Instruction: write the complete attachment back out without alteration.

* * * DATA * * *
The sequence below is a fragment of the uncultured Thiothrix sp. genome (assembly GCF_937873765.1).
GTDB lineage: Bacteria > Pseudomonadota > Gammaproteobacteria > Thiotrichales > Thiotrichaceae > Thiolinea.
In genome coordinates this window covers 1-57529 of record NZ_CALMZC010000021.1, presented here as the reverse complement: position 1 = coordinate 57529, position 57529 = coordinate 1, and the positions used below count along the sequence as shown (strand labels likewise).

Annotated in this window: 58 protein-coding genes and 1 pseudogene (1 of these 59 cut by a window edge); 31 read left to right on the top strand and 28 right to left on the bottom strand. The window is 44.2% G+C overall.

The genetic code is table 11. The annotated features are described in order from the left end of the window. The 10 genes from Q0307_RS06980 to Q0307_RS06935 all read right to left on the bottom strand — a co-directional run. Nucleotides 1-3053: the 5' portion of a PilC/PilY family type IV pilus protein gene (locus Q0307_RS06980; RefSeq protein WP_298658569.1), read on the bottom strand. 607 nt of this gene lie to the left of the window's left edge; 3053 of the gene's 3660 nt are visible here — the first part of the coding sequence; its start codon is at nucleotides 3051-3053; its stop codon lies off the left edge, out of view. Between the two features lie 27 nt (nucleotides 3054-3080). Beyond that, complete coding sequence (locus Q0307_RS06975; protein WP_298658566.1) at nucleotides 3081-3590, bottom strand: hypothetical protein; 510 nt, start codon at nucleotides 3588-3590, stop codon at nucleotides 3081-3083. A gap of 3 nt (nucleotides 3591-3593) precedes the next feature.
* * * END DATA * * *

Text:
The sequence below is a fragment of the uncultured Thiothrix sp. genome (assembly GCF_937873765.1).
GTDB lineage: Bacteria > Pseudomonadota > Gammaproteobacteria > Thiotrichales > Thiotrichaceae > Thiolinea.
In genome coordinates this window covers 1-57529 of record NZ_CALMZC010000021.1, presented here as the reverse complement: position 1 = coordinate 57529, position 57529 = coordinate 1, and the positions used below count along the sequence as shown (strand labels likewise).

Annotated in this window: 58 protein-coding genes and 1 pseudogene (1 of these 59 cut by a window edge); 31 read left to right on the top strand and 28 right to left on the bottom strand. The window is 44.2% G+C overall.

The genetic code is table 11. The annotated features are described in order from the left end of the window. The 10 genes from Q0307_RS06980 to Q0307_RS06935 all read right to left on the bottom strand — a co-directional run. Nucleotides 1-3053: the 5' portion of a PilC/PilY family type IV pilus protein gene (locus Q0307_RS06980; RefSeq protein WP_298658569.1), read on the bottom strand. 607 nt of this gene lie to the left of the window's left edge; 3053 of the gene's 3660 nt are visible here — the first part of the coding sequence; its start codon is at nucleotides 3051-3053; its stop codon lies off the left edge, out of view. Between the two features lie 27 nt (nucleotides 3054-3080). Beyond that, complete coding sequence (locus Q0307_RS06975; protein WP_298658566.1) at nucleotides 3081-3590, bottom strand: hypothetical protein; 510 nt, start codon at nucleotides 3588-3590, stop codon at nucleotides 3081-3083. A gap of 3 nt (nucleotides 3591-3593) precedes the next feature.